Bird boxes

Bird boxes can be a valuable additional for birds in any garden.

Waiting for birds to take up residence in any bird boxes you put up can take patience, but take on board the tips below and you’ll be greatly increasing your chances of some chirpy feathered tenants in your garden!

What birds might take up residence in my bird box?

You can get all sorts of boxes for different kinds of birds! The most common is a tit box, which has a small hole and a little roof. Great tit and sparrows like boxes which have slightly bigger holes, whereas robin boxes have a larger square opening. Wrens like little places where they can snuggle up together, and owls have even more specific requirements.

Great tit on branch

When should I put up my bird box?

Many species like to spend some time checking out potential homes just like we do, so getting them up early gives them more chance of being used. Put up your boxes between August and February outside of the breeding season, but the earlier the better.

Where should I position my bird box?

Make sure you get the compass out before putting up your bird boxes: face them west and the bird houses will get terribly drafty from the westerly winds, face them south and they will become mini saunas. Generally between north and east is recommended. Houses for tits, sparrows and starlings should be high enough to be safe from predators like domestic cats, and not near any fences or walls that cats like to climb along! Make sure the entrance to the box is clear, without any branches or other obstructions – the birds will want to check that the coast is clear from danger before flying home. Open fronted boxes for robins and wrens can be lower down, but well hidden within a bush or climber.

Where can I get one?

Lots of places! Some will be great but some will awful. Although some bird boxes are designed to look pretty rather than to be practical for the birds, you can buy lots of really good bird boxes, but get them from a reputable source, and make sure the wood is from a sustainable source (with the FSC logo). For an even better solution, why not make your own? You’ll be using up old wood that’s lying around, thus saving money and trees, and having fun whilst you’re at it. (See the video below or click here.)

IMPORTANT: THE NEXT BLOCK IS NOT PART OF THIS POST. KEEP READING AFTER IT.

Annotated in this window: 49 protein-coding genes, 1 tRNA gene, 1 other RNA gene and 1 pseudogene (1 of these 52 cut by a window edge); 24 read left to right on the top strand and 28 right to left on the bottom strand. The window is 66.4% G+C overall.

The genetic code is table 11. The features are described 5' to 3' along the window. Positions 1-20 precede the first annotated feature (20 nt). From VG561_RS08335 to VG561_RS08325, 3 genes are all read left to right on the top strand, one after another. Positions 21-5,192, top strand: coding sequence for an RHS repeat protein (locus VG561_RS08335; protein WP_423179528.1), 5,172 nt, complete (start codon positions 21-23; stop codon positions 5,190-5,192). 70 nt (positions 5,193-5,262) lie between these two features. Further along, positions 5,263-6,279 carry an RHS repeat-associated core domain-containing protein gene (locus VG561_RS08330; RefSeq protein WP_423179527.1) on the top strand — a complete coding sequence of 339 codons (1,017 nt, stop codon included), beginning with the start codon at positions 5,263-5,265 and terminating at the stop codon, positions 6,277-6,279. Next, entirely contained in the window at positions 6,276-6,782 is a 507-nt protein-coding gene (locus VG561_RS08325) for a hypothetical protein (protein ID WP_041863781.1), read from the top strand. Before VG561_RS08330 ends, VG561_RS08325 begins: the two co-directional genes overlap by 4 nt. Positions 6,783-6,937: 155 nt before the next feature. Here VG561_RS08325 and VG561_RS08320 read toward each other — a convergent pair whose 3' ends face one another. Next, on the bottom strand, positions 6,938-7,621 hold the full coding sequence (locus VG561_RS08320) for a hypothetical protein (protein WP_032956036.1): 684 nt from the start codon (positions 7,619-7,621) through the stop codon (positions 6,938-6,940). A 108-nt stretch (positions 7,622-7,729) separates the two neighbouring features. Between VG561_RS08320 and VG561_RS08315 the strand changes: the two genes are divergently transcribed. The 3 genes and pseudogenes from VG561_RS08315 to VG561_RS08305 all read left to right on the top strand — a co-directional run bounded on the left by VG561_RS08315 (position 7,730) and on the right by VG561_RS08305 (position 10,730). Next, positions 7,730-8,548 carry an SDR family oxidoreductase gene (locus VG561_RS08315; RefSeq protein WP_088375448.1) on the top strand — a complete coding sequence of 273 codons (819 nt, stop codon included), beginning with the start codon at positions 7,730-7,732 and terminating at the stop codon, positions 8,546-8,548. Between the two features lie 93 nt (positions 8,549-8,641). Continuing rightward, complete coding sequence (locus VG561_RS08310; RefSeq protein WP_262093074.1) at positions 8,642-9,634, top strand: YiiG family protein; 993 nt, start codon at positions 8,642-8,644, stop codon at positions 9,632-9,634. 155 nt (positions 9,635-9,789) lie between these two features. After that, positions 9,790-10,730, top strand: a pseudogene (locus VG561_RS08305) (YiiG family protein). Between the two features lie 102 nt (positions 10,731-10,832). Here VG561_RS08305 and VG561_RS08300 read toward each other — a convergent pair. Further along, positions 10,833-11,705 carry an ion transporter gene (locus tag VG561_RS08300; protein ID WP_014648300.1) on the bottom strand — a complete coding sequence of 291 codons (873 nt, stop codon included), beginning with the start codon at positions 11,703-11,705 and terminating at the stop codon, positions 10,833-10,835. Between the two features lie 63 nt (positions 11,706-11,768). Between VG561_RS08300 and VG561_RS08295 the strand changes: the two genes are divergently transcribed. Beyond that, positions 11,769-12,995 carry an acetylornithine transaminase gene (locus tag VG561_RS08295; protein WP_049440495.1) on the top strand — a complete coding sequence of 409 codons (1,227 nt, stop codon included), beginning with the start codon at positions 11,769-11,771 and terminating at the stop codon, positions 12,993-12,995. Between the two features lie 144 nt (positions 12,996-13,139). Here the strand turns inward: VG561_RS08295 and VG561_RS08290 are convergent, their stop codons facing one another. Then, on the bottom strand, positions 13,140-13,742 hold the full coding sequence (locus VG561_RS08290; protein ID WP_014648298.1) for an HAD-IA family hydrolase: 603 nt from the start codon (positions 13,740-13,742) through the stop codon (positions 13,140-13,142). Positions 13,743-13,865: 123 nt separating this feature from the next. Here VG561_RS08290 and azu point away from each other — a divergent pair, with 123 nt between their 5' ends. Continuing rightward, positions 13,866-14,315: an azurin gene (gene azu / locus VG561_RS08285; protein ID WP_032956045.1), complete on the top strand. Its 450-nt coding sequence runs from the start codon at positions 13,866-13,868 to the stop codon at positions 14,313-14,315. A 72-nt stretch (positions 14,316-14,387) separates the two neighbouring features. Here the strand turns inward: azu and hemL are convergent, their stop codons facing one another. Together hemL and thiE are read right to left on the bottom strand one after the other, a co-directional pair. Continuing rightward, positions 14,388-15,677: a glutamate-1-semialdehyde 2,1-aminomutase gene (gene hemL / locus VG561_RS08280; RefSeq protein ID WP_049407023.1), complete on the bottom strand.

What should I look for in a bird box?

Avoid anything too flimsy looking or with a low hole, this can enable cats to get their paws in to grab those poor little chicks. Make sure it has drainage holes, and that the top is secure so that magpies and squirrels can’t get in.

How should I look after it?

The birds will do a very good job of looking after it themselves, but come Autumn it will need to be cleaned out. Don’t use any harsh chemicals – boiling water will be sufficient but use cleaning products specifically designed for bird boxes if you really need to.

Written by Laura Turner


To find out more about building your own bird box, watch our video!

Laura Turner
Author: Laura Turner

« Previous Post
Next Post »

© The Wildlife Garden Project 2020

Social Share Buttons and Icons powered by Ultimatelysocial